Claims

1. An apparatus for a storage device, comprising:

a control system to implement a control loop that controls relative positioning between a storage medium and an access head of the storage device; and
a nuller logic to: receive information of a speed of a moveable part of the storage device; generate an output responsive to the received information, wherein the output is for reducing a noise component associated with movement of the moveable part; and provide the output to the control loop of the control system.

2. The apparatus of claim 1, wherein the moveable part is a rotatable part, and wherein the speed is variable across a range during operation of the storage device.

3. The apparatus of claim 1, wherein the output includes an output cosine signal and an output sine signal.

4. The apparatus of claim 1, wherein the nuller logic includes an integrator to cause reduction, at a particular frequency corresponding to the movement of the moveable part, of an amplitude of a component of a position error signal in the control loop.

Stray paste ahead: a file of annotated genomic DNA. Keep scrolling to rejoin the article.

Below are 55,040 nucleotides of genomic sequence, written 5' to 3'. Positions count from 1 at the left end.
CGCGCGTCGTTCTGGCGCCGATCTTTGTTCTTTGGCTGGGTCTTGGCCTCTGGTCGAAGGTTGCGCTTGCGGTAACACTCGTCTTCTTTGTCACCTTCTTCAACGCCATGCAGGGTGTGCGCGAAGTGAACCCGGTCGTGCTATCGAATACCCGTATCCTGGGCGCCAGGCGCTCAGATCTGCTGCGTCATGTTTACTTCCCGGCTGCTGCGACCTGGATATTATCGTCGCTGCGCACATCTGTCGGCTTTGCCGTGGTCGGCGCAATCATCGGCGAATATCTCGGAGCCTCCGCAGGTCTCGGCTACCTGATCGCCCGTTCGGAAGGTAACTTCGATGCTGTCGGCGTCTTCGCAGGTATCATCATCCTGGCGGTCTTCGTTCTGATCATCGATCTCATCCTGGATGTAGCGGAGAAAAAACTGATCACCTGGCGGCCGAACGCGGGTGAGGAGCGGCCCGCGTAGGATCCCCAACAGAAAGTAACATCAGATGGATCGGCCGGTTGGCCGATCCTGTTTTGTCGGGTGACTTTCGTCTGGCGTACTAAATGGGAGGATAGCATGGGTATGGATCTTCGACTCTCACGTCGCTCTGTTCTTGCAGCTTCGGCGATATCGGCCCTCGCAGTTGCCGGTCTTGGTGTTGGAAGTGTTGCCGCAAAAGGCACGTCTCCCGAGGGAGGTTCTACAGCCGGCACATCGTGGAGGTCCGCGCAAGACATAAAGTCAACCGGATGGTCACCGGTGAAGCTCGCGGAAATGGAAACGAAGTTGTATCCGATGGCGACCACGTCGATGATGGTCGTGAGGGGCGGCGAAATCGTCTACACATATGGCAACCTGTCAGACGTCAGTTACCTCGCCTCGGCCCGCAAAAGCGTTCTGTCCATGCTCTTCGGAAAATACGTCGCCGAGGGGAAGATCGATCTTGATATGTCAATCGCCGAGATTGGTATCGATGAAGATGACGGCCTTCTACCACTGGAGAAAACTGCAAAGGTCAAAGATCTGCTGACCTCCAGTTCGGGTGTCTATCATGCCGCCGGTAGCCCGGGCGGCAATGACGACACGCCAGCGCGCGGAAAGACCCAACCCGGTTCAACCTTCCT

5. The apparatus of claim 4, wherein the integrator is to drive the amplitude of the component of the position error signal at the particular frequency to zero.

6. The apparatus of claim 4, wherein the nuller logic further comprises a discrete Fourier transform (DFT) block to receive the position error signal from the control loop, and to apply a DFT on the received position error signal,

wherein the integrator is to compute an integral of an output of the DFT block.

7. The apparatus of claim 6, wherein the nuller logic further comprises a phase correction block to correct the output of the DFT block, where the phase correction block is to provide phase corrected signals to the integrator to compute the integral.